With help from John Hendel and Leah Nylen
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— Trust busting: An antitrust package from House Democrats could land as soon as this week, posing the most significant threat yet to Silicon Valley’s power.
— America first: As President Joe Biden readies for privacy talks in Europe, he’s getting increased pressure to put more attention on a federal privacy law at home — even from groups in Europe.
— Policy alert: Governments need to push for the adoption of quantum-safe encryption before current standards become vulnerabilities, the IBM Policy Lab warns.
IT’S THURSDAY! MORNING TECH IS HERE FOR YOU. I’m your host, Benjamin Din. Fun fact: I downed a whole jug of orange juice on Wednesday because I wasn’t feeling well, and now I’m feeling a little better. Was that the reason why, or does correlation not equal causation? If you’ve got any trusted home remedies for pesky illnesses, please let me know!
SEE YOU THERE! A national privacy law seemed well within reach this Congress, but those efforts have hit a roadblock. Today, Alex will ask Sens. Richard Blumenthal (D-Conn.) and Marsha Blackburn (R-Tenn.) what needs to be done to push legislation forward, especially at a time when privacy concerns are front and center. Register to watch the POLITICO Live editorial panel this afternoon.
Got a news tip? Got thoughts on quantum issues? Email [email protected]. Got an event for our calendar? Send details to [email protected]. Anything else? Team info below. And don’t forget: Add @MorningTech and @PoliticoPro on Twitter.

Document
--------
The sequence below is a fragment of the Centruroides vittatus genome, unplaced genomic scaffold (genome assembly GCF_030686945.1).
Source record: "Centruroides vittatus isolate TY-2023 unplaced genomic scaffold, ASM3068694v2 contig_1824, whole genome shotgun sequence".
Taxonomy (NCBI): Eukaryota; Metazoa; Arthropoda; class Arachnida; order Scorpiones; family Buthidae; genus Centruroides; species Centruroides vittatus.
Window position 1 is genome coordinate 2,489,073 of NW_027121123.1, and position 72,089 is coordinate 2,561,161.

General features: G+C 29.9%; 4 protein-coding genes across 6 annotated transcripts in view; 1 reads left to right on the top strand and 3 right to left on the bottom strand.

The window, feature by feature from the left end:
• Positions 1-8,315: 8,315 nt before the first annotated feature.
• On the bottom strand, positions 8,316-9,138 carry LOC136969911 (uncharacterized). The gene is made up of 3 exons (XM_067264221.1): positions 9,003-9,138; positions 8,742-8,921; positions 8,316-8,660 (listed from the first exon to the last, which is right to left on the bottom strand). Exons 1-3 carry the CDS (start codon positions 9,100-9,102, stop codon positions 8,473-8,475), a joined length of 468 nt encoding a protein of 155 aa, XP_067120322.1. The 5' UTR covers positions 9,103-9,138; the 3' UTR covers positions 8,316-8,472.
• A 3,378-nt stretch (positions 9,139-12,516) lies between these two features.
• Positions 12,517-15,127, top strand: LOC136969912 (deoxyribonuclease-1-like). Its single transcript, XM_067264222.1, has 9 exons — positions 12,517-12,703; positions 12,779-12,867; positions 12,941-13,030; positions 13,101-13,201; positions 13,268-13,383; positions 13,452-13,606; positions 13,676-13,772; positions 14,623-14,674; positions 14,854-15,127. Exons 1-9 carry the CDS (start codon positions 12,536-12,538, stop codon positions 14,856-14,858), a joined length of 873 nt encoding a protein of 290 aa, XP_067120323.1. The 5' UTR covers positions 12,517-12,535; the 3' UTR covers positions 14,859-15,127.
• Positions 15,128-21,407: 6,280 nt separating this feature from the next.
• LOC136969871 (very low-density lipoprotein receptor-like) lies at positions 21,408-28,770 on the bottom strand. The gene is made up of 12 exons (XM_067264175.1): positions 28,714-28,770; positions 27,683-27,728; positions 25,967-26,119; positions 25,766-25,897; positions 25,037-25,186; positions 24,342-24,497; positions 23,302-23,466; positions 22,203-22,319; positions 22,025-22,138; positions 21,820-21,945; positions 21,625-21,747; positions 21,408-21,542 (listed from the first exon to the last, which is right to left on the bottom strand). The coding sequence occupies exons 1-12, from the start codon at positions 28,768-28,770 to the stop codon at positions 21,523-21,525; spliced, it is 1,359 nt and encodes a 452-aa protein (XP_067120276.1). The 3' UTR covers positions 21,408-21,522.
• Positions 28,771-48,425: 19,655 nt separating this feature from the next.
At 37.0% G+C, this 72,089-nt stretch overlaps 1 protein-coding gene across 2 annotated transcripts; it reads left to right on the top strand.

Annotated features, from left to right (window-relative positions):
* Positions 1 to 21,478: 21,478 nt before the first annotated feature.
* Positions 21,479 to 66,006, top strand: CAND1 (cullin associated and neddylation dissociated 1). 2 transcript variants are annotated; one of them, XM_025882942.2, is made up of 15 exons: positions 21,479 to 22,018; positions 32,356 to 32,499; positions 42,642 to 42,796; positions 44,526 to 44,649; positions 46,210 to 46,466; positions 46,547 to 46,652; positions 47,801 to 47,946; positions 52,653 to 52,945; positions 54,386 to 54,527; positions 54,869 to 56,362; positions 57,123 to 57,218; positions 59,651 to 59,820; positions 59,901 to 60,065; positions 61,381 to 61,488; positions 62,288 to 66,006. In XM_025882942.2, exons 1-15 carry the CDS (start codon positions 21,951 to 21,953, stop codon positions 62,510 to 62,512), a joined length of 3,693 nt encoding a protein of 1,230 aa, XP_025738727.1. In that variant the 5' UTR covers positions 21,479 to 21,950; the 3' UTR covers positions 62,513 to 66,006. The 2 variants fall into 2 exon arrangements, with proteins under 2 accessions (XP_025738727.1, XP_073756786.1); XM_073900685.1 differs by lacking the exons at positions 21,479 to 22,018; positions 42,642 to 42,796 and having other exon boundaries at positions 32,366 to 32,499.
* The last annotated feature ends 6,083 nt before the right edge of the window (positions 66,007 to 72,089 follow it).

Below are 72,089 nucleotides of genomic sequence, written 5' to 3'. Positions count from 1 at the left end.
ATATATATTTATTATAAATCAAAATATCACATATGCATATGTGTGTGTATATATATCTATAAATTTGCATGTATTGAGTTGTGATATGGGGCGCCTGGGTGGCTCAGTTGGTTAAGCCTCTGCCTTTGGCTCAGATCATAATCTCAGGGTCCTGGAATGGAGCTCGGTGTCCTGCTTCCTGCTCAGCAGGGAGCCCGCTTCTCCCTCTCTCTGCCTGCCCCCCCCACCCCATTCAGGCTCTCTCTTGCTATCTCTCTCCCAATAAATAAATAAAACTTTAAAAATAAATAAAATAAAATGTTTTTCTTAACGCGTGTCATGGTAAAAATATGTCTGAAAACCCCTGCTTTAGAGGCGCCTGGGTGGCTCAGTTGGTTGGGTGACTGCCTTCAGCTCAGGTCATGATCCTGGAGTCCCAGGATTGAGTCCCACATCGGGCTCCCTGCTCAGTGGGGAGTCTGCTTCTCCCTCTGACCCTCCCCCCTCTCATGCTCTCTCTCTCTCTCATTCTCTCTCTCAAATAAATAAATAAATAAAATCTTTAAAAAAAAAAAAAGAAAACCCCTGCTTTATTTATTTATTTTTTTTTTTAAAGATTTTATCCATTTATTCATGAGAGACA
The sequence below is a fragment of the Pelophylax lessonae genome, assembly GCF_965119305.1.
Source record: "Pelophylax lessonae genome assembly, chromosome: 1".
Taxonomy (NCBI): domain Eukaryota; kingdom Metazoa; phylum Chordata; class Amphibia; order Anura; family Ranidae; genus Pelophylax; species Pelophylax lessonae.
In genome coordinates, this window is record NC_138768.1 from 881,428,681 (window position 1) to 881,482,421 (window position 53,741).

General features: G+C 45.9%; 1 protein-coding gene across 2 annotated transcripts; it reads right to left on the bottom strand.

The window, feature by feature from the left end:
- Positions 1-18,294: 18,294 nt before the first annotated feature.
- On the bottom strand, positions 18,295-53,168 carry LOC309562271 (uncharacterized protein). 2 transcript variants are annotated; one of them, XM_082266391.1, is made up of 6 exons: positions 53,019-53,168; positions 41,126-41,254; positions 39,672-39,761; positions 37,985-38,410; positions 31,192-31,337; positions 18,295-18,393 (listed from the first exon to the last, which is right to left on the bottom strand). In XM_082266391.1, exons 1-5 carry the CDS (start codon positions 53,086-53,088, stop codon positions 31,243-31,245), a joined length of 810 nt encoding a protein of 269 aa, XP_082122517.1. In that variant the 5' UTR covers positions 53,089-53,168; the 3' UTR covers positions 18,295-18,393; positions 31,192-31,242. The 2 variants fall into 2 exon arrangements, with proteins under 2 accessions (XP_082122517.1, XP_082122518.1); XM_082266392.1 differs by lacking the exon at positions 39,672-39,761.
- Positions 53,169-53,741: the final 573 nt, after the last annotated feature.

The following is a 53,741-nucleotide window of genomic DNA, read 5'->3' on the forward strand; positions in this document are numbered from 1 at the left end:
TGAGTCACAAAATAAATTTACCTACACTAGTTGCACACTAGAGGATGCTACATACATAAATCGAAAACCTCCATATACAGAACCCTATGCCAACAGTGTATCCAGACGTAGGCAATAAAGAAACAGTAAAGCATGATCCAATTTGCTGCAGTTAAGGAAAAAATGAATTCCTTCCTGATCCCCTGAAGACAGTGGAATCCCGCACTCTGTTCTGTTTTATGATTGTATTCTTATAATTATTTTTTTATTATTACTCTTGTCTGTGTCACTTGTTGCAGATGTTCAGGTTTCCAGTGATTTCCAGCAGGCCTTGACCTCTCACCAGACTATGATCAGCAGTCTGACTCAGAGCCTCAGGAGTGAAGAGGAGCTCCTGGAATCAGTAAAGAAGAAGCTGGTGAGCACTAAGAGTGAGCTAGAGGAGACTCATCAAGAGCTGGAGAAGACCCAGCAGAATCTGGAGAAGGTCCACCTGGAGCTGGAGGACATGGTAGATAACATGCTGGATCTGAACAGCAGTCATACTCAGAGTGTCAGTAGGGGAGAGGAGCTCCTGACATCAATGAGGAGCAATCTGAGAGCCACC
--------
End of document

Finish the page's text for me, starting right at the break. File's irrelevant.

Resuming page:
HOT ANTITRUST SUMMER — Democrats on the House Judiciary antitrust panel circulated five antitrust bills among potential cosponsors this week, Leah reports for Pros. The bills offer a window into the newest phase of Congress’ push for an antitrust overhaul, the first real test of what lawmakers can actually do to Silicon Valley beyond summoning its company’s CEOs to the Hill.
Here are some MT superlatives:
— Most likely to pass: the draft bill to increase merger filing fees, sponsored by Rep. Joe Neguse (D-Colo.). Sound familiar? That’s because it’s identical to the legislation championed by Sen. Amy Klobuchar (D-Minn.) that passed earlier this week as part of the U.S. Innovation and Competition Act.
— Most controversial: the draft bill by Rep. Pramila Jayapal (D-Wash.) that would allow the Justice Department or the FTC to sue to break up platforms with an “irreconcilable conflict of interest.” (This would affect companies that, for instance, operate a dominant platform and promote their own goods or services on it.) Don’t hold your breath waiting for much, if any, Republican support on this one, which outright bars companies from engaging in certain types of business.
— Honorable mentions: Another bill, sponsored by Rep. Hakeem Jeffries (D-N.Y.), would block platforms from acquiring potential rivals, such as Facebook’s acquisitions of Instagram and WhatsApp. As for the other two bills — one from Rep. David Cicilline (D-R.I.) to prohibit platforms from giving their own products or services an advantage over others, and one sponsored by Rep. Mary Gay Scanlon (D-Penn.) that would require platforms to create user interfaces that allow users easily transfer their data to other services — they’ll likely get some GOP traction. (Pros can read the draft bills here.)
EVERYONE WANTS PRIVACY, BUT WHERE FIRST? — While the tech industry is eager to see progress on a transatlantic data transfer deal, civil society groups from the U.S. and the EU are demanding today that Biden pause those talks until there’s a federal U.S. privacy law passed — an effort that has stalled in part due to his lack of urgency.